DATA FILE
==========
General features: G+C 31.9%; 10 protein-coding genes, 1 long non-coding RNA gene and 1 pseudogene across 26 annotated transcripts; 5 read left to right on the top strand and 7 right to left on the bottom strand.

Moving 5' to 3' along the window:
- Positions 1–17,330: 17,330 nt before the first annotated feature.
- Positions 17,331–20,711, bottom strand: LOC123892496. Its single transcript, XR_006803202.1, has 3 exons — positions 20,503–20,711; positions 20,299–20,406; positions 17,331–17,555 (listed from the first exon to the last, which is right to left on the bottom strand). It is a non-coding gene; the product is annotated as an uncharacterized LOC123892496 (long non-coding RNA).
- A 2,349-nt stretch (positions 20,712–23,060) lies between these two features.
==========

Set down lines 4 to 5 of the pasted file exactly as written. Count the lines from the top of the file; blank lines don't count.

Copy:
- Positions 17,331–20,711, bottom strand: LOC123892496. Its single transcript, XR_006803202.1, has 3 exons — positions 20,503–20,711; positions 20,299–20,406; positions 17,331–17,555 (listed from the first exon to the last, which is right to left on the bottom strand). It is a non-coding gene; the product is annotated as an uncharacterized LOC123892496 (long non-coding RNA).
- A 2,349-nt stretch (positions 20,712–23,060) lies between these two features.